38 John said to him, “Teacher, we saw someone casting out demons in your name,  and we tried to stop him, because he was not following us.” 39 But Jesus said, “Do not stop him, for no one who does a mighty work in my name will be able soon afterward to speak evil of me. 40 For the one who is not against us is for us. 41 For truly, I say to you, whoever gives you a cup of water to drink because you belong to Christ will by no means lose his reward.
42 “Whoever causes one of these little ones who believe in me to sin,  it would be better for him if a great millstone were hung around his neck and he were thrown into the sea. 43 And if your hand causes you to sin, cut it off. It is better for you to enter life crippled than with two hands to go to hell,  to the unquenchable fire.  45 And if your foot causes you to sin, cut it off. It is better for you to enter life lame than with two feet to be thrown into hell. 47 And if your eye causes you to sin, tear it out. It is better for you to enter the kingdom of God with one eye than with two eyes to be thrown into hell, 48 ‘where their worm does not die and the fire is not quenched.’ 49 For everyone will be salted with fire.  50 Salt is good, but if the salt has lost its saltiness, how will you make it salty again? Have salt in yourselves, and be at peace with one another.” Mark 9:1-50 (ESV)
“For everyone must be salted with fire.”
“I came to cast fire on the earth, and would that it would already be kindled. I have a baptism with which to be baptized with and how great is my distress until it is accomplished.” Thus Jesus speaks of his death and resurrection in the 12th chapter of Luke. And event by which he would cast fire upon the earth, that in our baptisms in which we are joined to his death and resurrection, we would be salted with the fire of the Holy Spirit. That is we would be made to be living sacrifices holy and acceptable to God, as the salt of the Old Covenant made the sacrifices of temple to be consumed by the fire of God to be acceptable to him. We are salted with fire, and the salt is the forgiveness of sins by which we live that we may never lose our saltiness, but continually be at peace with one another.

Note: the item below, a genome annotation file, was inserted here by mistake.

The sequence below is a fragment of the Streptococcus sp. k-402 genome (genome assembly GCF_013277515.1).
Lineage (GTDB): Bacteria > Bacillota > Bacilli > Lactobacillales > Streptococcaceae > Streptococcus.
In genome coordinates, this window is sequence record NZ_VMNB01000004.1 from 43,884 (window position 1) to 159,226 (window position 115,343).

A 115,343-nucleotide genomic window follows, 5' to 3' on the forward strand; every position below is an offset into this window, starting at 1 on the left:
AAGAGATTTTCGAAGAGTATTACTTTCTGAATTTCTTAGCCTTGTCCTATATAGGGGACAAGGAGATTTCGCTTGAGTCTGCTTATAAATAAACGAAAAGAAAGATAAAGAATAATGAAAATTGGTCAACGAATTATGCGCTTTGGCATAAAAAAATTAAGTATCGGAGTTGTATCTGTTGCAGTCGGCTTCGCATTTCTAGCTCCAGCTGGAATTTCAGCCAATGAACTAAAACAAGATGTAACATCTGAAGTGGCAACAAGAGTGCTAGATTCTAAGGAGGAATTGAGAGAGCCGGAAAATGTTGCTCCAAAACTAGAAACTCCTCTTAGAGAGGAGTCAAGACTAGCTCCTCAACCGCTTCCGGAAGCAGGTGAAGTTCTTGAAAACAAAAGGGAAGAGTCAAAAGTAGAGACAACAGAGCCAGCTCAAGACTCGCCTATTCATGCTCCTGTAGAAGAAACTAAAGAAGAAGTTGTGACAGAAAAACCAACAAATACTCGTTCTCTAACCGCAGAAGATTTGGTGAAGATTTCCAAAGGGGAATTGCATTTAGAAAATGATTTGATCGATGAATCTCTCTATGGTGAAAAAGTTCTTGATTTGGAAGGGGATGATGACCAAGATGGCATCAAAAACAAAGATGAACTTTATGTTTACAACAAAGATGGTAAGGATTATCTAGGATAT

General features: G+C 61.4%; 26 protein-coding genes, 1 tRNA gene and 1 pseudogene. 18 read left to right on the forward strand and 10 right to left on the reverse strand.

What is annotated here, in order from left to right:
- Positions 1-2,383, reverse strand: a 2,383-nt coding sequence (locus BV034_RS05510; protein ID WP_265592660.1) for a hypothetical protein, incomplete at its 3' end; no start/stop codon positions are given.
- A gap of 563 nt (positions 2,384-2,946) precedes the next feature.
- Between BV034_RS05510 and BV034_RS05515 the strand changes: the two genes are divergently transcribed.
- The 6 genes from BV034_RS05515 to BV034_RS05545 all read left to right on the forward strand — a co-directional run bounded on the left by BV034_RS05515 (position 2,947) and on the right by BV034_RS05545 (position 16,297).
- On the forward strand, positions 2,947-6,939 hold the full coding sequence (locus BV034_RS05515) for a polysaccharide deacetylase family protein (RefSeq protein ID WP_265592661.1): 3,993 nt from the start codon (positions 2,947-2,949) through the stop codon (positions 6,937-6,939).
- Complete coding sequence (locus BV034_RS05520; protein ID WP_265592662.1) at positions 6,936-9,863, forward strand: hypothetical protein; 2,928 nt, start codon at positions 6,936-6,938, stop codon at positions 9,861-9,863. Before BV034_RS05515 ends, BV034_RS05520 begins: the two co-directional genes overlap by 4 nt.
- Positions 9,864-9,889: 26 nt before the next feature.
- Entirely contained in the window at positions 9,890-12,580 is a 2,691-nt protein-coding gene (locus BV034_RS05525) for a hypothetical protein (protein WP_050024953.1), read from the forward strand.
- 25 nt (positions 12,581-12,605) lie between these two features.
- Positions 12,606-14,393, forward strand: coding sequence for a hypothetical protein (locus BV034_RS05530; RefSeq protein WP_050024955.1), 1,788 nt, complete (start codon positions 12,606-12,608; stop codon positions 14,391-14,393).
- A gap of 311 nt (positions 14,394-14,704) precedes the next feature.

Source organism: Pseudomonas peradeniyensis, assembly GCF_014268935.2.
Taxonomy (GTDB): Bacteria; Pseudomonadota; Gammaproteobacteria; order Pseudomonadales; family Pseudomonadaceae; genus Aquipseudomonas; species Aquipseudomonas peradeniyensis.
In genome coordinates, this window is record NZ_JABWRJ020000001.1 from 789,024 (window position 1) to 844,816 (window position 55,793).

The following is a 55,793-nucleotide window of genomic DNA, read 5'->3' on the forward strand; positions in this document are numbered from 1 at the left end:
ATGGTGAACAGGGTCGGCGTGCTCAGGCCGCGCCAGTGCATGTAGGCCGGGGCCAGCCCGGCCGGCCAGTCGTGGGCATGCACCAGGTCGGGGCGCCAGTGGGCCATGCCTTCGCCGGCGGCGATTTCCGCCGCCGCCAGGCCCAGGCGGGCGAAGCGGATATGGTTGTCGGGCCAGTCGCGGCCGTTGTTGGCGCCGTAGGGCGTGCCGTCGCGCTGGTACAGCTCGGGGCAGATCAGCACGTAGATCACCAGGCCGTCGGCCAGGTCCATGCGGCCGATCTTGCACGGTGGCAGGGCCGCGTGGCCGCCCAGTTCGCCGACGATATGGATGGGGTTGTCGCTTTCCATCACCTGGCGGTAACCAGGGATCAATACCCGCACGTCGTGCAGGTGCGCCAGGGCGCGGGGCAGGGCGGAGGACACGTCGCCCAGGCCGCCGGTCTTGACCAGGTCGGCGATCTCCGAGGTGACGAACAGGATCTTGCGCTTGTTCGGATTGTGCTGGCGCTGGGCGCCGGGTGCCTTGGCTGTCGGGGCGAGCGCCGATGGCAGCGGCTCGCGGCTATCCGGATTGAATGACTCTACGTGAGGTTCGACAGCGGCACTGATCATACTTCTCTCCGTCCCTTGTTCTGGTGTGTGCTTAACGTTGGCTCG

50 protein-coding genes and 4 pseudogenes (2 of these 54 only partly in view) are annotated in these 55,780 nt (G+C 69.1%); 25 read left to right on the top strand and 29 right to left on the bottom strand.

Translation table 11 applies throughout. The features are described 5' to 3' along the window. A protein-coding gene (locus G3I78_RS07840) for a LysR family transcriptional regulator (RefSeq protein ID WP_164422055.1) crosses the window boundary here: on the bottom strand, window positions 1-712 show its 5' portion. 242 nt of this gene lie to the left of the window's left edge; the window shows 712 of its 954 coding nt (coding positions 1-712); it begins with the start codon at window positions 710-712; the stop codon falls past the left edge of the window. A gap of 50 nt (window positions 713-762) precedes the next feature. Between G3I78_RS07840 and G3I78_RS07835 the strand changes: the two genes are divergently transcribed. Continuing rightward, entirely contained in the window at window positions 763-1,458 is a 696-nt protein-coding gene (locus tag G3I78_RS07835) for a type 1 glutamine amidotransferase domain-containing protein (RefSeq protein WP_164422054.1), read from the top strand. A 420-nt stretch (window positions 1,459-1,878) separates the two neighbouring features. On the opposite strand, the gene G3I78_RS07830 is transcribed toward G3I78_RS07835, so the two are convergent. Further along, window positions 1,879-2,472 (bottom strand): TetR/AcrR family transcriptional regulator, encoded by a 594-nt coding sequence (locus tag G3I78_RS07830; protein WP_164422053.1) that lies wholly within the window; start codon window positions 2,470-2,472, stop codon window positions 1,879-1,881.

Salted with fire that we would be living sacrifices before the Lord, willing to gouge out our eyes, chop off our feet, and hands and throw them into the fire that we ourselves would escape the fires of hell where the worm does not die, where the fires are never quenched. That we would not ourselves fall from the faith. This is what the temptation to sin is really about in this passage. It is the temptation to apostasy, or the temptation to give up the Christian faith. And it happens, often it happens as Christians are given to the temptation to indulge the hungers and desires of the flesh in manners not consistent with Christian morality, not consistent with the love of Christ for the world, for others for us. Not consistent with the love we have for God or the love we have for each other by which we live at peace with one another. Instead there is a life in which we give into the covetousness of our hearts, we take advantage of others, often when they themselves offer to be taken advantage of.